Probably you know that today Volkswagen sells one all-electric car under its own brand in multiple markets – the e-Golf electric variant of its well-known five-door compact hatchback. Another one can be found in Europe only, the e-UP, a battery-electric minicar. But in the wake of continuing fallout from the Volkswagen diesel scandal, the company is wrenching itself toward a more electric future. Now the company has teased the all-electric concept it's expected to reveal at the Paris Motor Show less than three weeks hence.
The concept car is expected to sit on the MEB architecture for compact-sized electric vehicles that the company discussed last year. The production version of the car in 2019 could have a range of 500 kilometers (310 miles) on the European testing cycle, or perhaps 250 miles under EPA rules. Volkswagen aims to launch 30 new electric models across multiple brands between now and 2025. Now VW has released three teaser photos of the concept, showing portions of sketches that it says were made for the project. It carries numerous design elements that are instantly identifiable as Volkswagen hallmarks. Those include large circular "VW" badges, headlights with pointed inside edges, and taillights that wrap around the corners of the rear. It appears to have slightly more rounded corners and edges on the classic square-cut Volkswagen shape, but the full form of the vehicle remains unknown.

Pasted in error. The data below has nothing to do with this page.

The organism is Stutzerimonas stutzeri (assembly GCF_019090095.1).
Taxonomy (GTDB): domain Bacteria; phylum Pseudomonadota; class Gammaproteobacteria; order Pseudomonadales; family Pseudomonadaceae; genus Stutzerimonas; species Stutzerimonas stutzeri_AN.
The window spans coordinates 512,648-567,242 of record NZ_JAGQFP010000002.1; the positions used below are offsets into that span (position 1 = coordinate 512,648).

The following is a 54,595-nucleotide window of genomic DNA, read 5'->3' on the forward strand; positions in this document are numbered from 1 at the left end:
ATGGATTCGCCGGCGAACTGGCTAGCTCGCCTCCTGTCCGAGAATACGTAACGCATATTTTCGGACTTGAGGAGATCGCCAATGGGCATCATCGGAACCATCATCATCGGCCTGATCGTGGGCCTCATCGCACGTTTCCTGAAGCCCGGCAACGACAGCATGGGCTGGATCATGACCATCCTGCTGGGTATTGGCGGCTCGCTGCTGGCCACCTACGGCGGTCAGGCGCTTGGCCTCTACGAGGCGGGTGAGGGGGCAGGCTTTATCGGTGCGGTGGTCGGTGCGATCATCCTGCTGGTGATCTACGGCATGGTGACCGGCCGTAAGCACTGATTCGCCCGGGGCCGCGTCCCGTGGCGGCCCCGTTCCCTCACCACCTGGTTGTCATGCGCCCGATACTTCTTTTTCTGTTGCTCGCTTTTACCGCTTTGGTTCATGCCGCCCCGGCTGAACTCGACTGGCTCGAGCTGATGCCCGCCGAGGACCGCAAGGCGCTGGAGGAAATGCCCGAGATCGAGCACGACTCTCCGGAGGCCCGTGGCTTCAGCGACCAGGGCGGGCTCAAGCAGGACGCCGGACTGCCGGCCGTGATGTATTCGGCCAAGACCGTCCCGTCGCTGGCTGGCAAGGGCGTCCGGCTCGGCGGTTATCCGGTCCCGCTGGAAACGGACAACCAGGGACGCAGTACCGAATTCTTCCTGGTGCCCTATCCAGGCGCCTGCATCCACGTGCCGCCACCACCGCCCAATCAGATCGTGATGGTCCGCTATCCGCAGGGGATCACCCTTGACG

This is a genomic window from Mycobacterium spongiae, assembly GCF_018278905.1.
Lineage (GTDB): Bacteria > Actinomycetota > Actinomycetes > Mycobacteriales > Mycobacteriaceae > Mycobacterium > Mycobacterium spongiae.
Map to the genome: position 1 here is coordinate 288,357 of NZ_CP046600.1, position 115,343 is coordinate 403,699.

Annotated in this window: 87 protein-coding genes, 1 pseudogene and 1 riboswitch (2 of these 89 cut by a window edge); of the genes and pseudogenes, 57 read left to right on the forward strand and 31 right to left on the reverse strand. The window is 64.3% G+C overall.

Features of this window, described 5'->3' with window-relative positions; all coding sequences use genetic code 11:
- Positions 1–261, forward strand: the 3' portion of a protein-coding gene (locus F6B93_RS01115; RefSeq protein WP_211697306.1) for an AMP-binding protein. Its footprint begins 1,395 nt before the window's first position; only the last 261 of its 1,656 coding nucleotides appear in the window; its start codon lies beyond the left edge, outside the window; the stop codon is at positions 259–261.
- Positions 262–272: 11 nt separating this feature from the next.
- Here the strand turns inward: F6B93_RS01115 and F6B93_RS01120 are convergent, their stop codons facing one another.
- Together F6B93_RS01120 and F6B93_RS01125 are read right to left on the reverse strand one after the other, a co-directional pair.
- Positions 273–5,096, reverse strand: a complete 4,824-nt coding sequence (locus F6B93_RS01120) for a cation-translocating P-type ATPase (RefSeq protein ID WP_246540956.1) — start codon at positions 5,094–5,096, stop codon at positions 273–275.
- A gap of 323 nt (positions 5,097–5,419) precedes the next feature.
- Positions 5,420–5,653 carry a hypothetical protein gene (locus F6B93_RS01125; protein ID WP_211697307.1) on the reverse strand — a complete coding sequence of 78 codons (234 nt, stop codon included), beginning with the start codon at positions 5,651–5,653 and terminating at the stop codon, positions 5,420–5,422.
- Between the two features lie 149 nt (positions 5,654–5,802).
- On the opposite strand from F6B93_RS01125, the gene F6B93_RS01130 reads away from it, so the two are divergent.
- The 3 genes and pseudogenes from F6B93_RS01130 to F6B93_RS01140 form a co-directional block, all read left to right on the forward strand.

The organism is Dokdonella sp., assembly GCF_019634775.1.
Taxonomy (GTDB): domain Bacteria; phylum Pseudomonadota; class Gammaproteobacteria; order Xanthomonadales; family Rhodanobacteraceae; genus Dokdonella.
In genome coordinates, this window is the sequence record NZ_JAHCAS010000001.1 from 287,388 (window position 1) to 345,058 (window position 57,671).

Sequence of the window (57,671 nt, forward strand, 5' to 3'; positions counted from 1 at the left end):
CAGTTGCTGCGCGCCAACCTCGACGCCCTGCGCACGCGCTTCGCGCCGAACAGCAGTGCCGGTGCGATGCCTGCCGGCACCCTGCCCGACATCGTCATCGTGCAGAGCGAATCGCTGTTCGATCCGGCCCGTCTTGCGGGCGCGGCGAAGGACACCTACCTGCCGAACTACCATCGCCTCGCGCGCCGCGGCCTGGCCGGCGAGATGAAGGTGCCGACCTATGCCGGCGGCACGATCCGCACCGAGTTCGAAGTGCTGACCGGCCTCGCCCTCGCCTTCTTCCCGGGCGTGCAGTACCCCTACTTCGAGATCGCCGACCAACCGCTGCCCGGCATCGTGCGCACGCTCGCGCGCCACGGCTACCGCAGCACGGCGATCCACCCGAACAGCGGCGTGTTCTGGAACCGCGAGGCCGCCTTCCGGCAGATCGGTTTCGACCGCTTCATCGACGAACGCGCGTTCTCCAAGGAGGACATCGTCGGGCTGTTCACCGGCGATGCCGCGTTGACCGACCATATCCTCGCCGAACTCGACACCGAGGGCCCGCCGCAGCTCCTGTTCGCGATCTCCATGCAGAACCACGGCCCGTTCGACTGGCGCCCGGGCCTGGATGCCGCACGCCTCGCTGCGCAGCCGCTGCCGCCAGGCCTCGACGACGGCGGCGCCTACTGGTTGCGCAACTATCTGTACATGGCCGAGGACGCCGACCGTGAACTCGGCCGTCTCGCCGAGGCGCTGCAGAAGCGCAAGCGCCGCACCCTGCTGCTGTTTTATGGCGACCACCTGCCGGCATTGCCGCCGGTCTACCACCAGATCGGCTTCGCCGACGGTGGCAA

Volkswagen Group's CEO Matthias Mueller promised another technical advance that is DC fast-charging to recharge the battery pack to 80 percent capacity in just 15 minutes. That would require considerably higher-rate current delivery under the Combined Charging System (CCS) protocol than has yet been adopted by that standard's working group. While the car is expected to fall squarely in what Europeans call the C-segment, or compact size, it will likely have the interior volume of a much larger vehicle – VW's Passat mid-size sedan, for instance – than its footprint would indicate. That underscores the packaging advantages of a tall and upright hatchback sitting on a dedicated electric-vehicle architecture, as the 2017 Chevrolet Bolt EV demonstrates. GM's upcoming electric hatchback contains 94.4 cubic feet of interior volume, more than the Nissan Leaf and roughly equal to that of the far larger Tesla Model S.
The production version of the VW electric concept hatchback may not be the very first dedicated electric vehicle from the Volkswagen brand, however. The first of five dedicated electric VWs to go on sale will be a production version of the well-received Budd-e "electric Microbus" shown at the Consumer Electronics Show in January.